In early November 2020, Russian Prime Minister Mikhail Mishustin approved a draft agreement on the creation of a naval logistics base in the Port of Sudan, according to the Russian government’s legal information web portal. There was also a preliminary agreement on the part of Sudan.
According to a draft of the agreement, the facility “meets the goals of maintaining peace and stability in the region, is defensive and is not aimed against other countries.” The signed agreement culminates Russia’s search for military spots along the Mediterranean and in the Red Sea region. With the significant growth in risks and threats, including all-year-round piracy especially on the coast of Somalia, the choice of Sudan has comparative advantages for Russia.
According to the text of the agreement, the naval logistics centre will house up to 300 people, including both naval service members and civilian personnel. The base can host up to four naval vessels, including nuclear-powered ones. The Sudanese government will provide Russia with the necessary port infrastructure and a plot of land free of charge.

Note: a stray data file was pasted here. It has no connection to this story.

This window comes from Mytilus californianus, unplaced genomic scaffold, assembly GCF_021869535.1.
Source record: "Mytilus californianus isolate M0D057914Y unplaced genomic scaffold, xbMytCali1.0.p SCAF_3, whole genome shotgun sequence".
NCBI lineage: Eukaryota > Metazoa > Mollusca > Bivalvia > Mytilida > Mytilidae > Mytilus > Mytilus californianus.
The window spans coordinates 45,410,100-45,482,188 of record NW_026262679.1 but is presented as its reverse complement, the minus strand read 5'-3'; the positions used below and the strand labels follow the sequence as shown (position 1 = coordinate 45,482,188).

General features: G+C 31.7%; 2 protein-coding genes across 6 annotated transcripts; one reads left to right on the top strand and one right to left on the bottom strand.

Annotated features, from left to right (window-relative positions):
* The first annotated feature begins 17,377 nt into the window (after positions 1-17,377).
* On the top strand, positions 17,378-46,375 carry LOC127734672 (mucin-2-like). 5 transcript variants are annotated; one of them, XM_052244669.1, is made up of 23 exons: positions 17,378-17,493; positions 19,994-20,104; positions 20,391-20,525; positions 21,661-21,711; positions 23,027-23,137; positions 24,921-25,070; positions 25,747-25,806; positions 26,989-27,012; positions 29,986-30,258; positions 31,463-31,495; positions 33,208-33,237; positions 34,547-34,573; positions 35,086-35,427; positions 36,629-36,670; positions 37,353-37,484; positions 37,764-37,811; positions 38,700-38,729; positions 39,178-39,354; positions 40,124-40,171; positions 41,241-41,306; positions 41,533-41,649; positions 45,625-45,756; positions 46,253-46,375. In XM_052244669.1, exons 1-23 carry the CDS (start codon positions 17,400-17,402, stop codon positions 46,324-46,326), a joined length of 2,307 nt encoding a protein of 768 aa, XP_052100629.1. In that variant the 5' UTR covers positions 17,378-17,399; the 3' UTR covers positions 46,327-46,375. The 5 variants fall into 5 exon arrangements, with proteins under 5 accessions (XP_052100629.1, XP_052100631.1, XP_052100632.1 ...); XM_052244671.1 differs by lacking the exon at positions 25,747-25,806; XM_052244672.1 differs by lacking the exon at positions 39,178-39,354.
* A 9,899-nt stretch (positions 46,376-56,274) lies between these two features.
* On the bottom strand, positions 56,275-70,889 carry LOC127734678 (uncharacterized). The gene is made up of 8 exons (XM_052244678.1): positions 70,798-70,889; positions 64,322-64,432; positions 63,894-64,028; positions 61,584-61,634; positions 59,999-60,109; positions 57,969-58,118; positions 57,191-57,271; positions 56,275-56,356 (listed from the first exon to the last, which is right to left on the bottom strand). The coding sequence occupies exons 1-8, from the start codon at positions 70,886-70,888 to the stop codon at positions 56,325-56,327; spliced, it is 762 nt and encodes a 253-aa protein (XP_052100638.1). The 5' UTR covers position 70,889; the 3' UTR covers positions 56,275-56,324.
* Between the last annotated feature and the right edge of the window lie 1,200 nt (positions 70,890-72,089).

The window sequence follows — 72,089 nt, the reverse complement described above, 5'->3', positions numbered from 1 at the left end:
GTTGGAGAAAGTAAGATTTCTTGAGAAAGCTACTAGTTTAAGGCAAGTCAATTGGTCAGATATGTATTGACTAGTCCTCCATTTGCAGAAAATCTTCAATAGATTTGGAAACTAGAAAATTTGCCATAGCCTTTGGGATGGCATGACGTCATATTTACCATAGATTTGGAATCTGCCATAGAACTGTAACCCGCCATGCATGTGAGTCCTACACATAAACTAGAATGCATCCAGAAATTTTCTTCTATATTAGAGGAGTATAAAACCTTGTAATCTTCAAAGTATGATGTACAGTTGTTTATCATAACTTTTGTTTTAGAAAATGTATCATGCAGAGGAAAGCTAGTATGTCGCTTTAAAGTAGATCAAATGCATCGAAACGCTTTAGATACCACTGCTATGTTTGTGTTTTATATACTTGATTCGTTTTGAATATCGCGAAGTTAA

In addition to the naval base, the bilateral agreement confirms that Russia will deliver weapons and military equipment to Sudan for free, in exchange for air defence at the Russian naval base. It allows Russia to transfer “any kind of military equipment or munition, equipment or material” through Sudanese ports that are required for the centre. The centre will function under Russian jurisdiction, and the agreement will last for 25 years, with the option to renew it for another 10-year period.
With a population of 43 million, Sudan is the third-largest country in the Arab world. The economy is described as lower-middle-income and relies on oil production despite long-term international sanctions and isolation. Agriculture remains the main source of income and gives employment to over 80 per cent of Sudan’s people. Russia has had good diplomatic relations with the country since the Soviet era. [IDN-InDepthNews – 18 November 2020]
The author Kester Kenn Klomegah writes about Russia, Africa and BRICS. During his professional career as a researcher specializing in Russia-Africa policy, which spans nearly two decades, he has been detained and questioned several times by federal security services for reporting facts. Most of his well-resourced articles are reprinted in a number of reputable foreign media.